Never forget, amid all of this, that Jesus is the living Sacrifice.  Truly He died as the necessary penal, substitutionary sacrifice for our sins.  Jesus, by such a death, atones for the sin of every elect soul—every soul that the Father commits into His loving grasp.  Yet Jesus is no longer dead.  Truly He lives—and that never to taste of death again.  He lives to reign evermore, to intercede for us, and to return (as Essentials of the EPC states) visibly and bodily to consummate history and God’s eternal plan.  Likewise, God calls us by His Spirit to be sacrifices, yet spiritual sacrifices acceptable to Him through Christ.  Our example in this matter is the Apostle Paul, as He wrote some years earlier to the Galatian Christian households, “I have been crucified with Christ.  It is no longer I who live, but Christ Who lives in me.  And the life I now live in the flesh I live by faith in the Son of God, Who loved me and gave Himself for me” (Galatians 2:20).  May God, by His Spirit, make it so in us—for His glory and for our good.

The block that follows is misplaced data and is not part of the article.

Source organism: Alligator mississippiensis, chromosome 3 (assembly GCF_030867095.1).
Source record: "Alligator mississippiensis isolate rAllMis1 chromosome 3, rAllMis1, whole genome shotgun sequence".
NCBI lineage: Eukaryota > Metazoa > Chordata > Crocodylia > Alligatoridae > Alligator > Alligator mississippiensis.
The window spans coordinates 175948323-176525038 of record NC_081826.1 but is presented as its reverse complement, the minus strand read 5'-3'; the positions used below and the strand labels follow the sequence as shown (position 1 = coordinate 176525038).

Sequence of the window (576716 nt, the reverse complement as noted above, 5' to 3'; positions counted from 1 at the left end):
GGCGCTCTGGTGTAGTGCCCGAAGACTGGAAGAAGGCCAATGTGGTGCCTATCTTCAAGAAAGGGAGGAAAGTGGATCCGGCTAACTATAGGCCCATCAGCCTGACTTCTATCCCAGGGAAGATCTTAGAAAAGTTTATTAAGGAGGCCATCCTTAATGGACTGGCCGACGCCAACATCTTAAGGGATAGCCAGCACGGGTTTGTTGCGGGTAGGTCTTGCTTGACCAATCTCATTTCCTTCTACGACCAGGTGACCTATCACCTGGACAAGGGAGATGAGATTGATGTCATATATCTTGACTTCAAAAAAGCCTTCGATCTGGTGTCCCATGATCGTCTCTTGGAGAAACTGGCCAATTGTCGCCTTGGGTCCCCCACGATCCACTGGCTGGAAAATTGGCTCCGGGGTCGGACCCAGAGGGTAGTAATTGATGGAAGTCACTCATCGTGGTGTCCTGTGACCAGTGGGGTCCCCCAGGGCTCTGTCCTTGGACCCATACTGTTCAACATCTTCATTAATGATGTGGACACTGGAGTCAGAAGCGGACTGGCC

AMEN.

[1] The Westminster Shorter Catechism, question and answer 33.

 

[2] Ibid, question and answer 35.

[3] Greek metamorphoomai (metamorfoomai)